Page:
With the incidence of diabetes increasing globally, largely due to the dramatic increase in type 2 diabetes, it is now the leading cause (44%) of ESRD in Western Countries, requiring treatment through dialysis or kidney transplant. Since up to 40% of diabetic patients develop DKD, accurate and early identification of patients at the highest risk of progression from DKD to ESRD will enable early initiation of protective renal therapies with subsequent reduction in costs and improved patient outcomes.

“The growing volume of newly published high impact scientific papers certainly serves to highlight the growing awareness and value of sTNFR1/2 as biomarkers of progressive DKD,” commented Julian Baines, CEO, EKF Diagnostics. “Currently there is no accepted gold standard for the diagnosis and progression of DKD. That said, our sTNFR1 test has already been shown to add greatly to information provided by standard clinical criteria, allowing clinicians to pinpoint patients who need the most care as early as possible.”

Further Information
Access to this exclusive content is for Technology Networks Premium members only.

Join Technology Networks Premium for free access to:

  • Exclusive articles
  • Presentations from international conferences
  • Over 2,600+ scientific posters on ePosters
  • More than 3,800+ scientific videos on LabTube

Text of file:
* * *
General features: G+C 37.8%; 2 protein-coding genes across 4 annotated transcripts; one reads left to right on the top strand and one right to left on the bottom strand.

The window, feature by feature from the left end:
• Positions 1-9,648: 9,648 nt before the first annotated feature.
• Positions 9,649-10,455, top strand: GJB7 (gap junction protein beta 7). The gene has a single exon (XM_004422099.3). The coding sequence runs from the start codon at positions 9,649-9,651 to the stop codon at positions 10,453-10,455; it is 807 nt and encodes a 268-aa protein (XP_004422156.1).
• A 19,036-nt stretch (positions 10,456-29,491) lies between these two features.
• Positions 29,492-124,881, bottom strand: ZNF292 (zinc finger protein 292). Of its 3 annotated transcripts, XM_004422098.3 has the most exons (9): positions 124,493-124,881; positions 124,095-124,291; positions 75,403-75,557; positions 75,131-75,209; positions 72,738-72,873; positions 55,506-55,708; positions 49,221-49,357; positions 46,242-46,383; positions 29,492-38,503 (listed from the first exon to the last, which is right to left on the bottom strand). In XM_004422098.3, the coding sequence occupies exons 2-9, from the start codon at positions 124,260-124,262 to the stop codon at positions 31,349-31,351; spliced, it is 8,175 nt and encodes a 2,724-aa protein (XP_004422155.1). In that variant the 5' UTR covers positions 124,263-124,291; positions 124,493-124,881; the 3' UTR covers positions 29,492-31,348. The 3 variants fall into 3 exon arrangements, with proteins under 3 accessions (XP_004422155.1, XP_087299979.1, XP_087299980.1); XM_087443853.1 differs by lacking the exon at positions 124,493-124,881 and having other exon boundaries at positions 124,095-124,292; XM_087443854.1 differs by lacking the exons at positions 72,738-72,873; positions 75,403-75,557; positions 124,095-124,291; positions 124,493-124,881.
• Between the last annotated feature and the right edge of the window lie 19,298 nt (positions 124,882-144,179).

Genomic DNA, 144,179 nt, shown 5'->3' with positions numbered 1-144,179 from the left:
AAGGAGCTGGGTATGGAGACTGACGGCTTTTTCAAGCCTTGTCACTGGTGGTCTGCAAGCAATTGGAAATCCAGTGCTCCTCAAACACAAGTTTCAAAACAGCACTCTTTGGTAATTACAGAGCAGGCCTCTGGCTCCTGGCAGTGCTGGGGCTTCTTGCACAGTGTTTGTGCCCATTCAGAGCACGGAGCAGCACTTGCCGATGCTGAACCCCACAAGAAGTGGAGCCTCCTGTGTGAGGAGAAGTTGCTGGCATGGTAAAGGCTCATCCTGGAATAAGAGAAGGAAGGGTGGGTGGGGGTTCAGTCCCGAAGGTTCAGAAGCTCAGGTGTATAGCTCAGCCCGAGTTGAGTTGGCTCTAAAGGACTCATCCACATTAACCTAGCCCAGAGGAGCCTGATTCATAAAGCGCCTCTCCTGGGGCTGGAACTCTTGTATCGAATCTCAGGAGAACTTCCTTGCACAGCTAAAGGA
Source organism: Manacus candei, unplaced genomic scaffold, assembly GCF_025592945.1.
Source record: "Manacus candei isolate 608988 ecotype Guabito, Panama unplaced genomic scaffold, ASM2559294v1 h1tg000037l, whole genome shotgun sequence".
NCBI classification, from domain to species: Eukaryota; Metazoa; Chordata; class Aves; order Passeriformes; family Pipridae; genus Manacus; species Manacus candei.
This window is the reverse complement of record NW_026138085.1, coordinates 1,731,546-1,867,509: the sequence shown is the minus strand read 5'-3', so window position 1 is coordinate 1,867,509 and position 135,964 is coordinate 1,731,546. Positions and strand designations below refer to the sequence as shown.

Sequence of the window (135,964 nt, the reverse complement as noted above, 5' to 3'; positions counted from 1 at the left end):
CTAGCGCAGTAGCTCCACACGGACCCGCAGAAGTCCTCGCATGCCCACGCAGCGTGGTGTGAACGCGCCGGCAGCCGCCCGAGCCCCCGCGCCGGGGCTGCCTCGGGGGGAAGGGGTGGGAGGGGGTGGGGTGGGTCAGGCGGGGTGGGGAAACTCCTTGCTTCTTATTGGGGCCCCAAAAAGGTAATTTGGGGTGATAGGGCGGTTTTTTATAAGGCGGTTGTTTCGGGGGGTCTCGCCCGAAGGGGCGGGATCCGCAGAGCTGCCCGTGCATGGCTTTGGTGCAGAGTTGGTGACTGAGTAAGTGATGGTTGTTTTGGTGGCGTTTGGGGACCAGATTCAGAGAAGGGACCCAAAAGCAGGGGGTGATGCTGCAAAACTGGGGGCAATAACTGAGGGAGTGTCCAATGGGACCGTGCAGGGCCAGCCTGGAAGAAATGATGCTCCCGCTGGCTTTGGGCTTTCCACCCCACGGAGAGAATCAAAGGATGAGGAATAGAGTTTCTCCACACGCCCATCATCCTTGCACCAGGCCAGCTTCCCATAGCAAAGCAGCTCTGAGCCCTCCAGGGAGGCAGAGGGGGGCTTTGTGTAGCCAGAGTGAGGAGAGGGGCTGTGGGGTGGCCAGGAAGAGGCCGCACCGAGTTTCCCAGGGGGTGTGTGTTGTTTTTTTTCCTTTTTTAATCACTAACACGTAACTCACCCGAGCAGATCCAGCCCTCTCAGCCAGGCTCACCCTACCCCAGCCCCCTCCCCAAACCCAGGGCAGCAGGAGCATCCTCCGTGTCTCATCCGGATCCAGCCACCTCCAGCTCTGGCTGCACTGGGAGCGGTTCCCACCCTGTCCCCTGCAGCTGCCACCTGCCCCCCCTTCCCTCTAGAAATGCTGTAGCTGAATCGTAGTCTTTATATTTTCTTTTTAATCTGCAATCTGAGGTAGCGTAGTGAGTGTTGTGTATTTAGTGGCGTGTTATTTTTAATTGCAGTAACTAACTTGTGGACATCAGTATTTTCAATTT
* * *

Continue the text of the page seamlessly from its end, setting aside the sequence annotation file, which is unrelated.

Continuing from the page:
• 35 community eNewsletters

Sign In

Forgotten your details? Click Here
If you are not a member you can join here

*Please note: By logging into you agree to accept the use of cookies. To find out more about the cookies we use and how to delete them, see our privacy policy.

Scientific News
Enzyme Malfunction May be Why Binge Drinking Can Lead to Alcoholism
A new study in mice shows that restoring the synthesis of a key brain chemical tied to inhibiting addictive behavior may help prevent alcohol cravings following binge drinking.
Cell's Waste Disposal System Regulates Body Clock Proteins
New way to identify interacting proteins could identify potential drug targets.
Compound Doubles Up On Cancer Detection
Researchers have found that tagging a pair of markers found almost exclusively on a common brain cancer yields a cancer signal that is both more obvious and more specific to cancer.
Promising Drug Candidate to Treat Chronic Itch
In a new study, scientists from the Florida campus of The Scripps Research Institute (TSRI) describe a class of compounds with the potential to stop chronic itch without the adverse side effects normally associated with medicating the condition.
Are Changes to Current Colorectal Cancer Screening Guidelines Required?
Editorial suggests more research is needed to pinpoint age to end aggressive screening.
Assessing Cancer Patient Survival and Drug Sensitivity
RNA editing events another way to investigate biomarkers and therapy targets.
New Molecular Marker for Killer Cells
Cell marker enables prognosis about the course of infections.
Potential Target for Treatment of Autism
Grant of $2.4 million will support further research.
Sniffing Out Cancer
Scientists have been exploring new ways to “smell” signs of cancer by analyzing what’s in patients’ breath.
Inroads Against Leukaemia
Potential for halting disease in molecule isolated from sea sponges.

Skyscraper Banner
Go to LabTube
Go to eposters
Access to the latest scientific news
Exclusive articles
Upload and share your posters on ePosters
Latest presentations and webinars
View a library of 1,800+ scientific and medical posters
2,600+ scientific and medical posters
A library of 2,500+ scientific videos on LabTube
3,800+ scientific videos